That which fills one with a great sense of pride, pleasure, happiness, or contentment. This car is my father's pride and joy—if we put a single scratch on it, he'll go ballistic! I know it's a bit of a cliché, but my children truly are my pride and joy.
See also: and, joy, pride

bundle of joy

 and bundle from heaven
Fig. a baby. We are expecting a bundle of joy next September. When your little bundle from heaven arrives, things will be a little hectic for a while.
See also: bundle, joy, of

burst with joy

Fig. [for someone] to be full to the bursting point with happiness. (To be so filled with joy as if to burst.) When I got my grades, I could have burst with joy. Bill was not exactly bursting with joy when he got the news.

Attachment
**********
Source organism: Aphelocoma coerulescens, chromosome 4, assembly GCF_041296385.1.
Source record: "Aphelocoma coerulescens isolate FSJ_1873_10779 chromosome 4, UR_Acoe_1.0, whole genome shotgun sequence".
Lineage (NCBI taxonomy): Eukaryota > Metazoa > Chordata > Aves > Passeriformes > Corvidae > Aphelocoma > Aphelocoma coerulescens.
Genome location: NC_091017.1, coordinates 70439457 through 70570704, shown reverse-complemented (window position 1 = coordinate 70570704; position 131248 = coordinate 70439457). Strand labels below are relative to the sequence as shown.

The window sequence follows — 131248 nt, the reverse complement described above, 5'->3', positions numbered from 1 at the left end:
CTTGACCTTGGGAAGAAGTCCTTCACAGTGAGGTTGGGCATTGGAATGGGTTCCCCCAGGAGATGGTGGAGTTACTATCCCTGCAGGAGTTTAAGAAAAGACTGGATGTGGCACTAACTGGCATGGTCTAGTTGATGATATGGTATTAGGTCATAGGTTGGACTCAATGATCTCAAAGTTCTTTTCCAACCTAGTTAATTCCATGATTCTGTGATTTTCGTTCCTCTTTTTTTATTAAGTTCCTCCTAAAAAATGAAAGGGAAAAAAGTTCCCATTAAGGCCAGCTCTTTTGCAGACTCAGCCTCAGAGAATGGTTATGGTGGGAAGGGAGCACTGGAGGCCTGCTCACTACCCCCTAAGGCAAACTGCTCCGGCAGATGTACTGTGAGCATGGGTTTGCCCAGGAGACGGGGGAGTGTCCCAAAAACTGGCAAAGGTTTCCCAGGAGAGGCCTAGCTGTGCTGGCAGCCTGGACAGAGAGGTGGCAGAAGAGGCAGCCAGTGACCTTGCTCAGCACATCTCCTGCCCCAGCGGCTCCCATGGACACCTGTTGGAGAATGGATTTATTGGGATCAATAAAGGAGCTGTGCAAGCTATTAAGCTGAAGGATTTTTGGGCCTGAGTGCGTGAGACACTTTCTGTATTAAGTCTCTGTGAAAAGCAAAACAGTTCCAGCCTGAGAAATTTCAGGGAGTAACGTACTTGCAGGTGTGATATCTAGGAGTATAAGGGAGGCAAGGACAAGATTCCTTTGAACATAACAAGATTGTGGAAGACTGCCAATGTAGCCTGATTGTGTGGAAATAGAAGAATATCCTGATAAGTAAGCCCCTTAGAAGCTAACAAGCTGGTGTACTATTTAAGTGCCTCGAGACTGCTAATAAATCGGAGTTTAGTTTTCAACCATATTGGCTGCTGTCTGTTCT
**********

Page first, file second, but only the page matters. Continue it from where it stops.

See also: burst, joy

leap for joy

 and jump for joy
Fig. to jump up because one is happy; to be very happy. Tommy leapt for joy because he had won the race. We all leapt for joy when we heard the news.
See also: joy, leap

pride and joy

Fig. something or someone that one is very proud of. (Often in reference to a baby, a car, a house, etc. Fixed order.) And this is our little pride and joy, Roger. Fred pulled up in his pride and joy and asked if I wanted a ride.
See also: and, joy, pride

A thing of beauty is a joy forever.

Prov. Beautiful things give pleasure that lasts even longer than the beautiful things themselves. (This is a line from John Keats's poem "Endymion." Also a thing of beauty and a joy forever, used to describe something beautiful in lofty terms, often ironically.) Jill: I don't understand why someone would pay millions of dollars to have some old painting. Jane: Because a thing of beauty is a joy forever.